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Medicines Management

Homepage » About us » Key Policies & Documents » Medicines Management

The Cumbria Area Prescribing Committee is a body comprising representatives from:

  • NHS Cumbria Clinical Commissioning Group
  • Cumbria Partnership NHS Foundation Trust
  • North Cumbria University Hospitals NHS Trust
  • University Hospitals of Morecambe Bay NHS Trust

We seek to maximise the use of resources to give high quality, evidence-based, cost-effective prescribing advice.

This page is intended for the use of healthcare professionals. Members of the public are free to use this area of the website, but if you have a particular enquiry about the use of medicines, please contact NHS Direct (0845 4647 or www.nhsdirect.nhs.uk|) or talk to your community pharmacist or general practitioner.

Lothian Formulary

The Cumbria Area Prescribing Committee have adopted the Lothian Joint Formulary|. NHS Cumbria CCG along with the other trusts in Cumbria (Cumbria Partnership NHS Foundation Trust, North Cumbria University Hospitals NHS Trust and University Hospitals of Morecambe Bay NHS Trust) follow this formulary.The formulary is not comprehenive in as much as it doesn't include every condition and treatment, but it covers the more common conditions that are likely to be encountered in general practice.

In addition, it has not been agreed at present to adopt the Children's formulary.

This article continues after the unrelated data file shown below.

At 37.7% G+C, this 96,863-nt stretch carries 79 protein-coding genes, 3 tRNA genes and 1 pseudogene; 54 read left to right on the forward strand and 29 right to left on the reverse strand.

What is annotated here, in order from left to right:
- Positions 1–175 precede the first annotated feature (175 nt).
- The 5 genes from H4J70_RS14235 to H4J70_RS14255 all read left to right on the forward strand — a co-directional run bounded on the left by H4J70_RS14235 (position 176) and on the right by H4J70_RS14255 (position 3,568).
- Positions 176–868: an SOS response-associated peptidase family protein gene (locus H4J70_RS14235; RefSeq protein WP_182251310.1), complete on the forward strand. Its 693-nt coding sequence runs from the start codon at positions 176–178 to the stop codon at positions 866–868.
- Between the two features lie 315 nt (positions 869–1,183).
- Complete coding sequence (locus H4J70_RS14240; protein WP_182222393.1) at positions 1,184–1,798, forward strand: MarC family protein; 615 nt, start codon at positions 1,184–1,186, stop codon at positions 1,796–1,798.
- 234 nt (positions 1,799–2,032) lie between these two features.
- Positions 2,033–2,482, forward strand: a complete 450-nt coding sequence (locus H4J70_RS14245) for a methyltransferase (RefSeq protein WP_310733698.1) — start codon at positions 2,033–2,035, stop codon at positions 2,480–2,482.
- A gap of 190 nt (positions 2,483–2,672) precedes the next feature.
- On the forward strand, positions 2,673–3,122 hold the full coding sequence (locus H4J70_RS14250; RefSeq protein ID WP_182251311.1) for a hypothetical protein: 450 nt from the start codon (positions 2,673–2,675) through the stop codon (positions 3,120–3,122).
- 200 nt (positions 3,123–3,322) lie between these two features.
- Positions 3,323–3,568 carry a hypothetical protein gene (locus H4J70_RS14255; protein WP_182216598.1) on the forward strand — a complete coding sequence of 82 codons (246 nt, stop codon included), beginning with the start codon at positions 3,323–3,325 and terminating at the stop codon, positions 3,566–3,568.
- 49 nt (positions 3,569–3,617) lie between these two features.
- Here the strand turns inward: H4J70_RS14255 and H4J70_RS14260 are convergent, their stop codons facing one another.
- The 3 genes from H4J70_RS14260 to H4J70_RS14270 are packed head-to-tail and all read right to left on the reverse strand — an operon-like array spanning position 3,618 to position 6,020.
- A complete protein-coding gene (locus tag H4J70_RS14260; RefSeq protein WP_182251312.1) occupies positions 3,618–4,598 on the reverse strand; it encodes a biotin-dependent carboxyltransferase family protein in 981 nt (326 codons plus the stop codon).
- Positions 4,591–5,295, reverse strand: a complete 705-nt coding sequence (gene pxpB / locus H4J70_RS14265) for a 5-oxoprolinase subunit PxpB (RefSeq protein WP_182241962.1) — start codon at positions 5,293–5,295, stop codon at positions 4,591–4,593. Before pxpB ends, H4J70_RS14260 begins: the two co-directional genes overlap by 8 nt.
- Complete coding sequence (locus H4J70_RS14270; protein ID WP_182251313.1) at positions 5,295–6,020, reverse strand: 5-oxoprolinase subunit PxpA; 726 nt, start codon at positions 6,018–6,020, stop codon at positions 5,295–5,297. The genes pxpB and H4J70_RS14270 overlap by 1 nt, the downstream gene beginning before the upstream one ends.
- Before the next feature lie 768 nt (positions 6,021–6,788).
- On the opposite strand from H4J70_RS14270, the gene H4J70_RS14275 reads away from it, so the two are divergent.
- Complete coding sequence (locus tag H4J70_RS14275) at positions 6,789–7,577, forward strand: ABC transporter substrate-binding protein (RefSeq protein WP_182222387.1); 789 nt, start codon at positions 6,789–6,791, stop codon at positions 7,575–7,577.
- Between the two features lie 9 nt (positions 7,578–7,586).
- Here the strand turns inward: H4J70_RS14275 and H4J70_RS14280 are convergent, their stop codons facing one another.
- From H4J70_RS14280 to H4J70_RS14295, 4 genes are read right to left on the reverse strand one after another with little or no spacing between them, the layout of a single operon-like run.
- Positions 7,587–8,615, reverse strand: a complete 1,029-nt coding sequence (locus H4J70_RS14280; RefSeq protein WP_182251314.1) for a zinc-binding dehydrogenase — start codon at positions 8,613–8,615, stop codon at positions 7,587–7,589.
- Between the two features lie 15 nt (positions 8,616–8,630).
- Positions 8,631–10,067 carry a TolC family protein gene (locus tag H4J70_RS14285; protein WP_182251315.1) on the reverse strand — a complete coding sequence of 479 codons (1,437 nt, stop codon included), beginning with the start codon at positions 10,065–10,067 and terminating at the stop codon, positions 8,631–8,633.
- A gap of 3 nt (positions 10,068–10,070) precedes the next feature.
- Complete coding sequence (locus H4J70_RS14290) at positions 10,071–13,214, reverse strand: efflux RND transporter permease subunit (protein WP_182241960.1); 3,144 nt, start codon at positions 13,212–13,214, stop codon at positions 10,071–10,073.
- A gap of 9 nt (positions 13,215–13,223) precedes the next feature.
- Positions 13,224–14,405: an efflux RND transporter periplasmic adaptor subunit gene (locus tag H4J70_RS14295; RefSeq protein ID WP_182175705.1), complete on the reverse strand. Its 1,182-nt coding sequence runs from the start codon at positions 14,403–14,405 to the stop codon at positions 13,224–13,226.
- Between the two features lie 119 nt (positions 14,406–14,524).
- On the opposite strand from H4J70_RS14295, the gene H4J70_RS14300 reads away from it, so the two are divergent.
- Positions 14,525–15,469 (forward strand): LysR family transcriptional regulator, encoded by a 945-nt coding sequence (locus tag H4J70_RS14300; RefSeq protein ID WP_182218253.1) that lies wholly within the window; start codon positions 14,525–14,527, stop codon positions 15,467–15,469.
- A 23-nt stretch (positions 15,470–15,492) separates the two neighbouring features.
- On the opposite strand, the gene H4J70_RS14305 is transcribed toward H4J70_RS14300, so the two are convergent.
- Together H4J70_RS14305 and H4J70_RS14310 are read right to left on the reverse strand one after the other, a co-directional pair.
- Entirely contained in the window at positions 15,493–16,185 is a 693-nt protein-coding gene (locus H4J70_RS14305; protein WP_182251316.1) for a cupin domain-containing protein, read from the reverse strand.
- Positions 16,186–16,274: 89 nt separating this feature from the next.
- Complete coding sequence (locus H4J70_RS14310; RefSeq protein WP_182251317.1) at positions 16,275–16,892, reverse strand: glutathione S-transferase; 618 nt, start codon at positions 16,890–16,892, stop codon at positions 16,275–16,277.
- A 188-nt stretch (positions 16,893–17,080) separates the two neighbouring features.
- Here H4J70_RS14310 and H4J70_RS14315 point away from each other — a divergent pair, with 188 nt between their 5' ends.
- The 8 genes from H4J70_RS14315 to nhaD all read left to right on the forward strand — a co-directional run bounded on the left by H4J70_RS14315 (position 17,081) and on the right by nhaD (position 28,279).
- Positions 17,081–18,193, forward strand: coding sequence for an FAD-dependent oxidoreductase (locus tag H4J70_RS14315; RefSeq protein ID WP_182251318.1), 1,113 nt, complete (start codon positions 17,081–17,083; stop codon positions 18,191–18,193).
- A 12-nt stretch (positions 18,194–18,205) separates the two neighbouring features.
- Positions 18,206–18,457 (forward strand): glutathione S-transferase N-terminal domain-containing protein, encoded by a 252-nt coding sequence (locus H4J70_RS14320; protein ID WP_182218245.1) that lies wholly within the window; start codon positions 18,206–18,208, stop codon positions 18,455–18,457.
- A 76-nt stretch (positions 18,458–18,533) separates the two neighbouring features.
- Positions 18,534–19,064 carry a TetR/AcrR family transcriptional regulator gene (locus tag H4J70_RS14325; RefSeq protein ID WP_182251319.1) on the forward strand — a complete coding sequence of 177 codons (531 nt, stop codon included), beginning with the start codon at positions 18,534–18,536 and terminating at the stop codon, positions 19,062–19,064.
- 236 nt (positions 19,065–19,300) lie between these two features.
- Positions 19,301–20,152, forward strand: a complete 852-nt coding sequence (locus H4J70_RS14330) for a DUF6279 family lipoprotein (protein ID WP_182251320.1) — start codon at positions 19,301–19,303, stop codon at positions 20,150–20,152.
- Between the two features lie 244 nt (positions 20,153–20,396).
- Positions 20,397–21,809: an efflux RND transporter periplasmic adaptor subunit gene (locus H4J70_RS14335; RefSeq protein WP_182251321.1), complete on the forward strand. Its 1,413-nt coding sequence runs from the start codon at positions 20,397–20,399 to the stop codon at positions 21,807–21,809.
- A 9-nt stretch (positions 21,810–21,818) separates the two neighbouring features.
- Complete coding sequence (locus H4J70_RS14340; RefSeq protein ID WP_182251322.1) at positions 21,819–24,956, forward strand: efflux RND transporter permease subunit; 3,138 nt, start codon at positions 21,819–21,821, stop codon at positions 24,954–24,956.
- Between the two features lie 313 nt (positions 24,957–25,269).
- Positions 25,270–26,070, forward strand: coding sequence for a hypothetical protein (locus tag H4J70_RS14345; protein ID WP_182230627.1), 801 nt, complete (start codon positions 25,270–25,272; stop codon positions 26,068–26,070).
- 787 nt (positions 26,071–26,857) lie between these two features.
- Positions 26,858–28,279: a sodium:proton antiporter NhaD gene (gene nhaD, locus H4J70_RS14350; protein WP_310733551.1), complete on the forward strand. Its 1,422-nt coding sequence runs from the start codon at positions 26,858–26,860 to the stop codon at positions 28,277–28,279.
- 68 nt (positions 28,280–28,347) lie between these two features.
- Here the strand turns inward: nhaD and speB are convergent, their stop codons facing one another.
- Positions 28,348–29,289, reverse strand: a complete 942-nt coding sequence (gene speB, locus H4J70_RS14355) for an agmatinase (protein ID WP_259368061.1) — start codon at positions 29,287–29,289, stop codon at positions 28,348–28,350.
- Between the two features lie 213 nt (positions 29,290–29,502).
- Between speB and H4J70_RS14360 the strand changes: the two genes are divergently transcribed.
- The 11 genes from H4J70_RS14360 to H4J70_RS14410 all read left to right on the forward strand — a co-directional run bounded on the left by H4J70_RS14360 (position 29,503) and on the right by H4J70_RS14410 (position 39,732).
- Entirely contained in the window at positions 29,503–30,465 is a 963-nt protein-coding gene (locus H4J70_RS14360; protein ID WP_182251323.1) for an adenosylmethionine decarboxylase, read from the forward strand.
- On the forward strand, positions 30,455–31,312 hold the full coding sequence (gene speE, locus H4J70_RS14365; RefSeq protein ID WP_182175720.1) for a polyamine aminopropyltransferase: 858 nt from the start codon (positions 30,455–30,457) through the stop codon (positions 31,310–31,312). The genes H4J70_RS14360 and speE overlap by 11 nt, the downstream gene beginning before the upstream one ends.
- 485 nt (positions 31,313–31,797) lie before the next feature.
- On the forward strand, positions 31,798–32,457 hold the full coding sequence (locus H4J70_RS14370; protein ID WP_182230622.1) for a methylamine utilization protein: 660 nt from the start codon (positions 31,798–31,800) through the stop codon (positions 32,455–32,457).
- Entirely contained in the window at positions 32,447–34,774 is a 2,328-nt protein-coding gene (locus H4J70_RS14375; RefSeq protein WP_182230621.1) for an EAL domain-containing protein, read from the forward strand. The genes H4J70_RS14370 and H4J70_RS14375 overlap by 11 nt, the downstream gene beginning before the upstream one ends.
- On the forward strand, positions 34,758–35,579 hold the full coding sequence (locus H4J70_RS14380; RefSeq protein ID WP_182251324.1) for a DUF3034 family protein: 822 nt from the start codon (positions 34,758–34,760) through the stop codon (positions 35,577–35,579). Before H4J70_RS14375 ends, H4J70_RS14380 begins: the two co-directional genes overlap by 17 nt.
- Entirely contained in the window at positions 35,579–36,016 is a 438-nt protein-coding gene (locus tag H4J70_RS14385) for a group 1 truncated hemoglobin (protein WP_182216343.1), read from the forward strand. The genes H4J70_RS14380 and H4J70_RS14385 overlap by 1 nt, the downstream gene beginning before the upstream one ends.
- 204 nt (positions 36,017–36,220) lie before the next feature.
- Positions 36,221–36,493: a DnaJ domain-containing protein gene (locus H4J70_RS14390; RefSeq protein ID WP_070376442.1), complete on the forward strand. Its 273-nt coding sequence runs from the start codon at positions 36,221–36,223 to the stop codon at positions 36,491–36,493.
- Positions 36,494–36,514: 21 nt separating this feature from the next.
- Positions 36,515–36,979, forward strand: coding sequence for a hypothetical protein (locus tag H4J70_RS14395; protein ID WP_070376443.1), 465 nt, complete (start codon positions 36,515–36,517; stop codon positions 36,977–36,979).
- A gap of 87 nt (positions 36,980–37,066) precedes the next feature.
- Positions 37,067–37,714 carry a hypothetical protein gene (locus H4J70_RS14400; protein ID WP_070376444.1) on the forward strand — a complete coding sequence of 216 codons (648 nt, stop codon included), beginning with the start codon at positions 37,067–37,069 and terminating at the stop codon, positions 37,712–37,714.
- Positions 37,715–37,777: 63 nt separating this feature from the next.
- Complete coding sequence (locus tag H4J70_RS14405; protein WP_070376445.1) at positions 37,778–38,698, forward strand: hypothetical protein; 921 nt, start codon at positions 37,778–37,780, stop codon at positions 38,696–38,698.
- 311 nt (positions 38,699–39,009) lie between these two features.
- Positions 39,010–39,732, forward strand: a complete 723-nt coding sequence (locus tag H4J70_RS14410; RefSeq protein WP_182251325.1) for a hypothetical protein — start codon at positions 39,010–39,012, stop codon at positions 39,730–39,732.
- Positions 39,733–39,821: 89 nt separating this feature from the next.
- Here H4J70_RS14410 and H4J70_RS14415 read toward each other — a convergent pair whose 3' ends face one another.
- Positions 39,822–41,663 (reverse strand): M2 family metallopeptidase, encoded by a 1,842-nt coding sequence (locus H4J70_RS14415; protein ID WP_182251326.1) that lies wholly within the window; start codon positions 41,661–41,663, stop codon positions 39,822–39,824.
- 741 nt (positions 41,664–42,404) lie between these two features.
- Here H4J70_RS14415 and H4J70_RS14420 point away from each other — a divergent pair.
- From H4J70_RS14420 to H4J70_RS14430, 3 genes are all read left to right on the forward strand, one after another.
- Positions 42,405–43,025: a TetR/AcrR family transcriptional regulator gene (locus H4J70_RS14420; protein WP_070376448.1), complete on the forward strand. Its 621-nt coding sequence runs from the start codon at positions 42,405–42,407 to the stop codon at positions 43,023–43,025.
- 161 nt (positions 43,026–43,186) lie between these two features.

There are a few circumstances where recommendations in the Lothian Joint Formulary are different to those published by NICE. NICE recommendations take precidence over LJF recommendations in England. Thre is a list of variations here|.

Traffic Light Classification

The Traffic Light Classification offers guidance on the prescribing of drugs initiated in secondary care (hospital).

It is important for patient care that there is a clear understanding of where clinical and prescribing responsibility rests between specialists and primary care prescribers.  Specialists are those clinicians working within secondary care at consultant or specialist registrar grade, or GPs with a specialist interest (GPwSI) working in primary care prescribing only within their speciality.

These guidelines reinforce the basic premise that: 'When clinical and / or prescribing responsibility for a patient is transferred from hospital to a primary care prescriber, the primary care prescriber should have full confidence to prescribe the necessary medicines. Therefore, it is essential that a transfer of care involving medicines that a primary care prescriber would not normally be familiar with should not take place without the 'sharing of information with the individual primary care prescriber and their mutual agreement to the transfer of care'.

These are not rigid guidelines. In all cases, specialists and primary care prescribers should discuss the appropriate management of individual patients personally. On occasions specialists and primary care prescribers may agree to work outside of this guidance.

The latest version may be accessed here.|


NICE Technology Appraisals

This Excel spreadsheet| indicates the date of uptake of the NICE Technology Appraisals. The CCG is obliged to implement guidance within 90 days of publication (May 2015).

Prescription Pad

Prescription Pad, the newsletter of the Area Prescribing Committee, is available here.| (April 2015)

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